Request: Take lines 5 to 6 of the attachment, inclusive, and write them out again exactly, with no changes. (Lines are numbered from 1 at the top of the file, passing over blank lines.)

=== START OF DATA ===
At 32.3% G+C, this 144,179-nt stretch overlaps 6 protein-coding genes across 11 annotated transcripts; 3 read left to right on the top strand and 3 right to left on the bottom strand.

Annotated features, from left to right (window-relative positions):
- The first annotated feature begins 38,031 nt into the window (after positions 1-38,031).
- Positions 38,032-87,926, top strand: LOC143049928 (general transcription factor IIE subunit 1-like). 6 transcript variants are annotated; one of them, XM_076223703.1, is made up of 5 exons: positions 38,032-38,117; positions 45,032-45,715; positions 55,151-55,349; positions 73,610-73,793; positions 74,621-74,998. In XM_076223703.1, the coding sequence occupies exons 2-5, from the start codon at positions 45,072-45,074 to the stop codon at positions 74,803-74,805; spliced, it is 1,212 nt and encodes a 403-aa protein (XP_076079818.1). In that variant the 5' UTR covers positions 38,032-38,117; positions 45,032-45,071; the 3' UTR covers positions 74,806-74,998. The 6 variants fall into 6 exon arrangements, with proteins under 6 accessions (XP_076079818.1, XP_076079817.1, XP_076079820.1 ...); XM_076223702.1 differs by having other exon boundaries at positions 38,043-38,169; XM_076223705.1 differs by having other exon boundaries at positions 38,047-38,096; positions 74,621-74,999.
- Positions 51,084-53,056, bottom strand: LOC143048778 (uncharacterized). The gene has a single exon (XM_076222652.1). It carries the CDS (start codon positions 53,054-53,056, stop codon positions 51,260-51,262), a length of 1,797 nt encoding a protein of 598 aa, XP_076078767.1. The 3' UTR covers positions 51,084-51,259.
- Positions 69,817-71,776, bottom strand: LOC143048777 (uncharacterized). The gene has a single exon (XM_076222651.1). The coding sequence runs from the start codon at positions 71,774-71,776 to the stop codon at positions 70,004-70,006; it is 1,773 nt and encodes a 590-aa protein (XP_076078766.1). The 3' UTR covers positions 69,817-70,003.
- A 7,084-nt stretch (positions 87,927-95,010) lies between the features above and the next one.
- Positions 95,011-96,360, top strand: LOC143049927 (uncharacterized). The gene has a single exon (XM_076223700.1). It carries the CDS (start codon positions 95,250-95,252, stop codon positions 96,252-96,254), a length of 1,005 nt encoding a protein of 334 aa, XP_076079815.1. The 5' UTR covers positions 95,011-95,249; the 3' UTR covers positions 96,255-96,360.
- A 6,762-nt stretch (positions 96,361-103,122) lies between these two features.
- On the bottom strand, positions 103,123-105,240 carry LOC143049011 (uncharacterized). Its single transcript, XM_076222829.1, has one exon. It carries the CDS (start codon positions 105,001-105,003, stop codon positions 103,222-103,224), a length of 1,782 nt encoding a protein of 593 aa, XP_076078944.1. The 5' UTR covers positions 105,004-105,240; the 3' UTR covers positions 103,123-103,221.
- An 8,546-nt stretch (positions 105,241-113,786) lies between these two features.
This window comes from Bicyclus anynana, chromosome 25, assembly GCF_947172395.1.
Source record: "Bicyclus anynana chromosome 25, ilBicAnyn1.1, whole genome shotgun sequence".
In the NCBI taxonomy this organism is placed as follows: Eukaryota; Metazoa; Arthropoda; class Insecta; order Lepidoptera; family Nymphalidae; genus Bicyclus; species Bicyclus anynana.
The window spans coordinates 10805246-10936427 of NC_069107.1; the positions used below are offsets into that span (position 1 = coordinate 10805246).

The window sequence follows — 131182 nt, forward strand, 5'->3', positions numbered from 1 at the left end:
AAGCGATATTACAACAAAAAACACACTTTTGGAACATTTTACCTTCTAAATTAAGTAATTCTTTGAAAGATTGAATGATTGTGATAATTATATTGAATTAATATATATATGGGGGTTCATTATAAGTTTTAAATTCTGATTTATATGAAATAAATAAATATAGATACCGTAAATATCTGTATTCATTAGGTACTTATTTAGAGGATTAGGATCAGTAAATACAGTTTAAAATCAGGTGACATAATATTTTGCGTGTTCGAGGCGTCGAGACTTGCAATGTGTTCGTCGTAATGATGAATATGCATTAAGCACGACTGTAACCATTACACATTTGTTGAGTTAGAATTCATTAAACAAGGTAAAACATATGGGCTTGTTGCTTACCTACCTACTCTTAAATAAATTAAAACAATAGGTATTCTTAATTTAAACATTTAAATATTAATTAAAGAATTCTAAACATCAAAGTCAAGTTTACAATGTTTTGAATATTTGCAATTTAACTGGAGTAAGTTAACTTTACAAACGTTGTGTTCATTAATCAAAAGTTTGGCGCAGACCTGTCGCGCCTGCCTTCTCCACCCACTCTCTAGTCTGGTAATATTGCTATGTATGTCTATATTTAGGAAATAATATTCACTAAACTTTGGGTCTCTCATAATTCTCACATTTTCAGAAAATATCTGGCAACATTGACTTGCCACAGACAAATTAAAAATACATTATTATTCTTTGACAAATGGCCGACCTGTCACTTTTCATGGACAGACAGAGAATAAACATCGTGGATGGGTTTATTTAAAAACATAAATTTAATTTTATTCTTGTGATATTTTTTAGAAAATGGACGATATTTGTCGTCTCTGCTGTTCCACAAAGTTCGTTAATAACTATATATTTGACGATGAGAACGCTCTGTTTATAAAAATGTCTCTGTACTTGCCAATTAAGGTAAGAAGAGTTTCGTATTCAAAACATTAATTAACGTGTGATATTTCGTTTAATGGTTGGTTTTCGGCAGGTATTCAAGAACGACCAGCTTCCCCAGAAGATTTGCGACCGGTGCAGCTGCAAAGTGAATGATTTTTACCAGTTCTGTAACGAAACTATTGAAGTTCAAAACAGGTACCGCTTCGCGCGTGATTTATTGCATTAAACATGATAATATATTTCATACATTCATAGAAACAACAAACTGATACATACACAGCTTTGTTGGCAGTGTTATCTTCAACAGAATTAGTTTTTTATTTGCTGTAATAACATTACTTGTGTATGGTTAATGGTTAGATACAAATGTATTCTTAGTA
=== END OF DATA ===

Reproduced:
- Positions 51,084-53,056, bottom strand: LOC143048778 (uncharacterized). The gene has a single exon (XM_076222652.1). It carries the CDS (start codon positions 53,054-53,056, stop codon positions 51,260-51,262), a length of 1,797 nt encoding a protein of 598 aa, XP_076078767.1. The 3' UTR covers positions 51,084-51,259.
- Positions 69,817-71,776, bottom strand: LOC143048777 (uncharacterized). The gene has a single exon (XM_076222651.1). The coding sequence runs from the start codon at positions 71,774-71,776 to the stop codon at positions 70,004-70,006; it is 1,773 nt and encodes a 590-aa protein (XP_076078766.1). The 3' UTR covers positions 69,817-70,003.